Australia’s flood casualties include a turtle which had its head stuck in a drain grate and an echidna washed up on a beach.

They are just some of the animals that suffered in Queensland’s raging floods and now veterinarians are working overtime to save them.

Native animals have been displaced or made ill by the fetid water

Staff at Australia Zoo, on the Sunshine Coast in Queensland said they were struggling to cope with a dramatic increase in injured wildlife that have been swept up in the floods, or become disorientated while seeking higher ground.

Two-thirds of Queensland has been devastated by floods over the past three weeks.

Now that the floodwaters have drained from the cities and towns, the full horror of the devastation wrought when the Brisbane River burst its banks is being realised.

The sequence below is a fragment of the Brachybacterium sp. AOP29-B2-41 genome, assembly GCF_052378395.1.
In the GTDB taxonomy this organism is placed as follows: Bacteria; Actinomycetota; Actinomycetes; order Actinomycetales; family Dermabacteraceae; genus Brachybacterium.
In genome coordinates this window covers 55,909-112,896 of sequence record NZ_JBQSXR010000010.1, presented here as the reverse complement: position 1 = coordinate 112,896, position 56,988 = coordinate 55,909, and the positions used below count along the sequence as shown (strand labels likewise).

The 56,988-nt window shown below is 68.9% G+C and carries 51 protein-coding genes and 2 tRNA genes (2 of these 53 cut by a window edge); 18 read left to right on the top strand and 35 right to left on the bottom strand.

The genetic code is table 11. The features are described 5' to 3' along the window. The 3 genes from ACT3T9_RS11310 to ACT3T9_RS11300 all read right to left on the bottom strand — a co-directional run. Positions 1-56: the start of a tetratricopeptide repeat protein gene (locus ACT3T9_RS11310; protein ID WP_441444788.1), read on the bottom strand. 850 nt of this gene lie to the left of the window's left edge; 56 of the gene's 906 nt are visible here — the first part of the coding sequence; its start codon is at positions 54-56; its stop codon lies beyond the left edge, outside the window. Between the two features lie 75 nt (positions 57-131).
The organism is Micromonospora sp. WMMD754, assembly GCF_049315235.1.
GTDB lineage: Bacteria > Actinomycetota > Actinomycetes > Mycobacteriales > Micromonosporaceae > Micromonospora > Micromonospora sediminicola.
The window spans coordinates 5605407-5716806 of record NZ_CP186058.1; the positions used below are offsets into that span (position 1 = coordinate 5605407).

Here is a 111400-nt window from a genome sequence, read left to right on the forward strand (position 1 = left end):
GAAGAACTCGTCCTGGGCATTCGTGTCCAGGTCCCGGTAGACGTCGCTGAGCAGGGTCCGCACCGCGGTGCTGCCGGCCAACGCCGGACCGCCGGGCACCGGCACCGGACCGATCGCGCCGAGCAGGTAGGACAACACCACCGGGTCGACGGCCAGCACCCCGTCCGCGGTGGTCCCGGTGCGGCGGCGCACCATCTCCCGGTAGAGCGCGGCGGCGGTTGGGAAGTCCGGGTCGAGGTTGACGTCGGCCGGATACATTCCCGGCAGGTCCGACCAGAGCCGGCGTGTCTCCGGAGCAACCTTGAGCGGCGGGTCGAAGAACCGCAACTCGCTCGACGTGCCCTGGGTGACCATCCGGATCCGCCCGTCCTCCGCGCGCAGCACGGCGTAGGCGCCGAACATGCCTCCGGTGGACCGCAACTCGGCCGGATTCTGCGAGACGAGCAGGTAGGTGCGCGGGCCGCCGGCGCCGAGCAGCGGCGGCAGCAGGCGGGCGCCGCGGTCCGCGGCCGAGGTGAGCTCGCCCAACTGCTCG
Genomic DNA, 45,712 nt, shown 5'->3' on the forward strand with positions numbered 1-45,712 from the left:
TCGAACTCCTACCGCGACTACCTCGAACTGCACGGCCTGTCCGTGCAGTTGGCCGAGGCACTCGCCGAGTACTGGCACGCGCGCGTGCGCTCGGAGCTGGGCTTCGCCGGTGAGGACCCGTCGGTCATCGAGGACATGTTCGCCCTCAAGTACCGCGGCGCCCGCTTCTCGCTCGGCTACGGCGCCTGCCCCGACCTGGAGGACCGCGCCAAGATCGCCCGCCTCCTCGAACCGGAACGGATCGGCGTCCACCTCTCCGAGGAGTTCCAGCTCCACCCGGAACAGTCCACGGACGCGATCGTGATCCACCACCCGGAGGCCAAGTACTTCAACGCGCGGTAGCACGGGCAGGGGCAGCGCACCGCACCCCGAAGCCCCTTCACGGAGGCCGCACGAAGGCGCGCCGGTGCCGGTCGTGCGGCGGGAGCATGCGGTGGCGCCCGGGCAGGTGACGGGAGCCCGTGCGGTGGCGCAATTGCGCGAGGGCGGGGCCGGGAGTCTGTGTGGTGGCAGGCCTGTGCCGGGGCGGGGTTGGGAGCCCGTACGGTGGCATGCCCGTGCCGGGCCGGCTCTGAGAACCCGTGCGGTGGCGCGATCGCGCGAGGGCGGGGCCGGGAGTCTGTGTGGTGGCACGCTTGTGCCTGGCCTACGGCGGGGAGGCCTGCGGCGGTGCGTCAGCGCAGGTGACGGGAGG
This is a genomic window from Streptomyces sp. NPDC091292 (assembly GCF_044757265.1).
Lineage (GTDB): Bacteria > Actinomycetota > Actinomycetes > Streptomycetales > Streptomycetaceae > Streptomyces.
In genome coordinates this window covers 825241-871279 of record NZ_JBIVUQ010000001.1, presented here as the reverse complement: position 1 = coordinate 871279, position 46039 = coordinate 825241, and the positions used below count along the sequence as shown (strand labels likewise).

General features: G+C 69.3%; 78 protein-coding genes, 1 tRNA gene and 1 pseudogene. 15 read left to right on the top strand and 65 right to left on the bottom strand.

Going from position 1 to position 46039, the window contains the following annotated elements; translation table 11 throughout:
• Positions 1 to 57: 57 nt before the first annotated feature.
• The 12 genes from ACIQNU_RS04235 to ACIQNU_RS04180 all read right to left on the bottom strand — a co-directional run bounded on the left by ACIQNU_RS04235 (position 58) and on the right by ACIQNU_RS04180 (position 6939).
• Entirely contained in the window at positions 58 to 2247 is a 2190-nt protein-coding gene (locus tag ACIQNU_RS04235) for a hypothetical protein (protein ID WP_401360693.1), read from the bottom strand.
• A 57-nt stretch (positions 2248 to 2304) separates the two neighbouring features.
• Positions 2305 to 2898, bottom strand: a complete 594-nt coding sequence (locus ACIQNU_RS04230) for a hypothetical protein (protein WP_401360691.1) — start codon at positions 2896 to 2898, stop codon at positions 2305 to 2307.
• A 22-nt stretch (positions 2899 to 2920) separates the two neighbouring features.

Head of the Australia Zoo Rescue Unit, Brian Coulter, said they have received hundreds of calls since Sunday and staff are working overtime to help.

“The majority of those calls have been for wildlife that have been displaced from their homes and are disorientated, and we have been able to assist in helping them get back to their habitat before they become too stressed or get injured,” Mr Coulter said.

“The wet weather has been rough on the local wildlife.”

An Echidna named Queenie was one animal that unwillingly ventured from home during the Australian floods.

The prickly critter was found washed up on the beach in Redcliffe.
She is being treated for water inhalation and will be monitored for pneumonia.

Meanwhile, Molly the broad-shelled turtle was found at Morayfield, north of Brisbane, with her head stuck in a grate.

She has a fractured shell and swollen head.

They are both expected to recover and be released back into the wild.

The Lone Pine Koala Sanctuary in Brisbane has rescued at least 72 koalas, which were displaced from their habitat by the floods.

Snakes and kangaroos have also been isolated.